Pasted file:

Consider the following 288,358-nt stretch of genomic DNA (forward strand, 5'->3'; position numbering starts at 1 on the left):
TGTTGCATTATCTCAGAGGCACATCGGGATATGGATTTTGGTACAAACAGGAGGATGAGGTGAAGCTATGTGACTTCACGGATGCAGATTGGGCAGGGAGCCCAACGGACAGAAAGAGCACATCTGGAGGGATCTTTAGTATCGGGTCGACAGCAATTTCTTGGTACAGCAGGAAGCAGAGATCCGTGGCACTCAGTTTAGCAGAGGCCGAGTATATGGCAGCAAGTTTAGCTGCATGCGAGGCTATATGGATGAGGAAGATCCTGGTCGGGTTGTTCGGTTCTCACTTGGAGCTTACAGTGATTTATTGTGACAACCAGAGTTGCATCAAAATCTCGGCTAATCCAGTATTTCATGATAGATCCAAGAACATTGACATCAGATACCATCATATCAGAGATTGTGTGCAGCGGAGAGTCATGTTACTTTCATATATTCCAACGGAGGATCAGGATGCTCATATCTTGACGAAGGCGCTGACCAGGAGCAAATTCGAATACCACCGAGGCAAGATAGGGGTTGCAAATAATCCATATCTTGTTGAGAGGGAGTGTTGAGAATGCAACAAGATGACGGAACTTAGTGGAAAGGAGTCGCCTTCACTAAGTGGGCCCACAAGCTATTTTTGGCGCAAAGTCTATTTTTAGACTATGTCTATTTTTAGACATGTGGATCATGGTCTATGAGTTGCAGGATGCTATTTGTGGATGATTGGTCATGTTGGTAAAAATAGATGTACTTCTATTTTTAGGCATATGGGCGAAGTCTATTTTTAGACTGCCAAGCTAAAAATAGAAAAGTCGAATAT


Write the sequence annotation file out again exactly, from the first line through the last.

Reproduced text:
Consider the following 288,358-nt stretch of genomic DNA (forward strand, 5'->3'; position numbering starts at 1 on the left):
TGTTGCATTATCTCAGAGGCACATCGGGATATGGATTTTGGTACAAACAGGAGGATGAGGTGAAGCTATGTGACTTCACGGATGCAGATTGGGCAGGGAGCCCAACGGACAGAAAGAGCACATCTGGAGGGATCTTTAGTATCGGGTCGACAGCAATTTCTTGGTACAGCAGGAAGCAGAGATCCGTGGCACTCAGTTTAGCAGAGGCCGAGTATATGGCAGCAAGTTTAGCTGCATGCGAGGCTATATGGATGAGGAAGATCCTGGTCGGGTTGTTCGGTTCTCACTTGGAGCTTACAGTGATTTATTGTGACAACCAGAGTTGCATCAAAATCTCGGCTAATCCAGTATTTCATGATAGATCCAAGAACATTGACATCAGATACCATCATATCAGAGATTGTGTGCAGCGGAGAGTCATGTTACTTTCATATATTCCAACGGAGGATCAGGATGCTCATATCTTGACGAAGGCGCTGACCAGGAGCAAATTCGAATACCACCGAGGCAAGATAGGGGTTGCAAATAATCCATATCTTGTTGAGAGGGAGTGTTGAGAATGCAACAAGATGACGGAACTTAGTGGAAAGGAGTCGCCTTCACTAAGTGGGCCCACAAGCTATTTTTGGCGCAAAGTCTATTTTTAGACTATGTCTATTTTTAGACATGTGGATCATGGTCTATGAGTTGCAGGATGCTATTTGTGGATGATTGGTCATGTTGGTAAAAATAGATGTACTTCTATTTTTAGGCATATGGGCGAAGTCTATTTTTAGACTGCCAAGCTAAAAATAGAAAAGTCGAATAT